I murder houseplants. Not intentionally, of course! But mostly from neglect. When life gets busy, I find myself walking past my houseplants, thinking I need to water them. Later – I need to water them later.
Later has a funny habit of turning into days, then weeks. Next thing I know, my houseplants are wilted or worse. I chide myself for not having stepped off the roller coaster of life for a few minutes to properly care for my plants. But by then, it’s usually too late for any plant which isn’t inherently drought resistant.
Naturally, the long-time survivors in my household are my cacti, succulents, and yucca. Except for one soft-leaved survivor. Surprisingly, it’s my lucky shamrock plant. This common name for Oxalis regnellii comes from the superstition that these plants bring good luck. But I think my Oxalis houseplant is lucky because it has managed to survive my negligent ways.
Shamrock Plant Care
In a way, my shamrock plant is the perfect species for me. You see, Oxalis goes dormant in the summer. When I am busy cutting the grass, tending to my vegetable garden and doing outside gardening chores, my dormant shamrock plant quietly waits for my life to slow down.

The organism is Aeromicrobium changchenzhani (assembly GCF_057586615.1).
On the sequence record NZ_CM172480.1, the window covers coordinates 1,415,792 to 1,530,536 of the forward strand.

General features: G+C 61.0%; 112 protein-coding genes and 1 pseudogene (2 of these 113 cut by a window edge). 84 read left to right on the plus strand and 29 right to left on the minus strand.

Whether we vacation for a week or visit our grown children for a few days, I need not worry about my dormant shamrock plant. No need to impose upon a neighbor or friend to water this indoor plant. Shamrock plant care is so easy in the summer. My Oxalis regnellii hardly needs much water when dormant.
Then later – when life is not so busy – I can begin watering my dormant shamrock plant again. In a few days, green growth sprouts up from the teacup planter. And soon the clover-shaped leaves of Oxalis regnellii open as they reach for the sky. Or more correctly, the ceiling.
Over the years, my shamrock indoor plant has spread to nicely fill the 12-inch (30 cm.) wide teacup planter. No pinching back or deadheading this one. It’s never cried out for fertilizer. This sweet little plant thrives in low light and without any forcing will bloom proficiently all winter long.
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